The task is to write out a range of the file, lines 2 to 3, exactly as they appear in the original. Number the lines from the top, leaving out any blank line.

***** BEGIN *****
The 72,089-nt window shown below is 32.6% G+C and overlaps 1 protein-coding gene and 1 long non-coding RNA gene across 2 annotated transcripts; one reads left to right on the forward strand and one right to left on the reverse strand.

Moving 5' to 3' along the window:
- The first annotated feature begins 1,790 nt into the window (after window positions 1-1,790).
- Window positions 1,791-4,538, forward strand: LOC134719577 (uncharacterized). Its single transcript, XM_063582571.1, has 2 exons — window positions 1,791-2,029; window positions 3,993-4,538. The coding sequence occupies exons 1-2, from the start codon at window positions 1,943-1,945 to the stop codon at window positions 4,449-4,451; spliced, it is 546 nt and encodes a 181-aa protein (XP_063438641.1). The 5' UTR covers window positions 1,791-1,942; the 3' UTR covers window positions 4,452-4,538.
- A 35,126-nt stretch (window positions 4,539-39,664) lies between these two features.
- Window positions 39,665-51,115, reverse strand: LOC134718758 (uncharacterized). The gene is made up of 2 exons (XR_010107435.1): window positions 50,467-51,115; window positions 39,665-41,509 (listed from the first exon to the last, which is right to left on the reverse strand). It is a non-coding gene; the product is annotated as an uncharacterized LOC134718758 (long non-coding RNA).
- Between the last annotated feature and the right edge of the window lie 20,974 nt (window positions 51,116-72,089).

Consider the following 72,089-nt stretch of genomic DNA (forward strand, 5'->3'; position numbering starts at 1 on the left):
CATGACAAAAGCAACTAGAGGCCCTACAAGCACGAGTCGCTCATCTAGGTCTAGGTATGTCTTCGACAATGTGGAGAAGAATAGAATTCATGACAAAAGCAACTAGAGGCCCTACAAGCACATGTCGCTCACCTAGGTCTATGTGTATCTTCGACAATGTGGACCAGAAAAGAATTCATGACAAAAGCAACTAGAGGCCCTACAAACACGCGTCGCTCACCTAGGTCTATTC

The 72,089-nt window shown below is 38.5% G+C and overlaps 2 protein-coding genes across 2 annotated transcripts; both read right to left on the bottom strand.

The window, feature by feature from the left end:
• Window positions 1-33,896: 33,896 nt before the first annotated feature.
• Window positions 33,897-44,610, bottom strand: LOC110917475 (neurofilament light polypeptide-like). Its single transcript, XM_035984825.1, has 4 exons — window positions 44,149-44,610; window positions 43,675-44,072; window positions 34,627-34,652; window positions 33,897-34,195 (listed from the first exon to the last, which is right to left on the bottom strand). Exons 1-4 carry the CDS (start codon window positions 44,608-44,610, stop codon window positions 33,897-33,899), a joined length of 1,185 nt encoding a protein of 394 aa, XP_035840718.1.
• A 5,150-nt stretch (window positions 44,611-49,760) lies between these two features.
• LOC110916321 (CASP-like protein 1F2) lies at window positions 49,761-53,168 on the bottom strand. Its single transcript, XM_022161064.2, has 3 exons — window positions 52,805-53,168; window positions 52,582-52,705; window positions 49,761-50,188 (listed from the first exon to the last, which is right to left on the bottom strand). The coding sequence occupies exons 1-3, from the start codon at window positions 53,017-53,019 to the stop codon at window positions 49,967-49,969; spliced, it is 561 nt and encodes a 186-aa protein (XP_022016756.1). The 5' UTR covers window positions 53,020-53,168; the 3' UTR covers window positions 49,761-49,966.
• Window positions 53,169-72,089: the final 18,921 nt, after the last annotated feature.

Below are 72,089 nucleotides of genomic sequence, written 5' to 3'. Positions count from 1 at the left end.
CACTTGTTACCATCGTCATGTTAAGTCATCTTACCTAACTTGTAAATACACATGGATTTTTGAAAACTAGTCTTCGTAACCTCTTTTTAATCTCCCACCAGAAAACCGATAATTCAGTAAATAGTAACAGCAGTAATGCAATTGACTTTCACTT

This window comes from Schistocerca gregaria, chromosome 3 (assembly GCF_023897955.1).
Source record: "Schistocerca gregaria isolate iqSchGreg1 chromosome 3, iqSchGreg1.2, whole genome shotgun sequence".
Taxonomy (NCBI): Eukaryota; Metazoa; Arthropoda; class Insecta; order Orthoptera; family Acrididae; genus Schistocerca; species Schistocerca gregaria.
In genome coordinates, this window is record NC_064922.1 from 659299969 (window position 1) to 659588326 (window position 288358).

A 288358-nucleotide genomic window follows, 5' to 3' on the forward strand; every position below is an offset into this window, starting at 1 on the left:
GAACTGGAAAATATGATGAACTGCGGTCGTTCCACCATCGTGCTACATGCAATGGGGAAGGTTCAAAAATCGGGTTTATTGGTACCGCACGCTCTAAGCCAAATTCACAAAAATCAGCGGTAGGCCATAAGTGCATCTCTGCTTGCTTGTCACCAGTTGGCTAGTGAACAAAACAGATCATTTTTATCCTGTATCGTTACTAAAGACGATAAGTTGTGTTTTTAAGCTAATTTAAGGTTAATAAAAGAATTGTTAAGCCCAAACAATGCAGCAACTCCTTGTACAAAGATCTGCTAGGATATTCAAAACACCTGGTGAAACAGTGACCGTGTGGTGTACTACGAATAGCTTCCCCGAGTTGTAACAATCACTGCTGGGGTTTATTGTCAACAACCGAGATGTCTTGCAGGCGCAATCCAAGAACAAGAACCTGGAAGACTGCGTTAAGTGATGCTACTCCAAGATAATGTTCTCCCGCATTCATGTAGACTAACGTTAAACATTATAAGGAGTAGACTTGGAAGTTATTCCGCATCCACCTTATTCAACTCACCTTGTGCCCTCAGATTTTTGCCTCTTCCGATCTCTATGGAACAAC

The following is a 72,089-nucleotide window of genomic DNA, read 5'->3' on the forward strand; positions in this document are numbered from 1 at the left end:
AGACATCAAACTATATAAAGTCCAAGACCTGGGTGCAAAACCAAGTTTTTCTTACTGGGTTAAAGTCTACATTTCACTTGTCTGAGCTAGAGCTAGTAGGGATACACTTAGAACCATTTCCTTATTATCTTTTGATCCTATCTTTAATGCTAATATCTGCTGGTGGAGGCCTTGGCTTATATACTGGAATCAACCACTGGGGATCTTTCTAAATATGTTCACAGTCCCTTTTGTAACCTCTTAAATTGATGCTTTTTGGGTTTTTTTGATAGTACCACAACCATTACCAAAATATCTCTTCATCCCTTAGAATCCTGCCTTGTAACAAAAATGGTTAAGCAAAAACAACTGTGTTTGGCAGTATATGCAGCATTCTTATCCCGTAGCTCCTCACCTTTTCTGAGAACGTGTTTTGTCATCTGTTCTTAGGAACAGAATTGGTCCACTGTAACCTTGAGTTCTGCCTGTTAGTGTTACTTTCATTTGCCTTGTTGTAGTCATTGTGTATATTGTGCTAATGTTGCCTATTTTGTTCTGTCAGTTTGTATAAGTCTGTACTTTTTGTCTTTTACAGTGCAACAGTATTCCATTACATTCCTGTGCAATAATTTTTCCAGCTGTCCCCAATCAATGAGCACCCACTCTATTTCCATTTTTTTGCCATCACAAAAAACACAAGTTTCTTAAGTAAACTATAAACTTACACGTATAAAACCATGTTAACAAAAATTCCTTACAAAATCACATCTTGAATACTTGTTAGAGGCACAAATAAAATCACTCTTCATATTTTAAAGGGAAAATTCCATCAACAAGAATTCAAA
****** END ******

Moving 5' to 3' along the window:
- The first annotated feature begins 1,790 nt into the window (after window positions 1-1,790).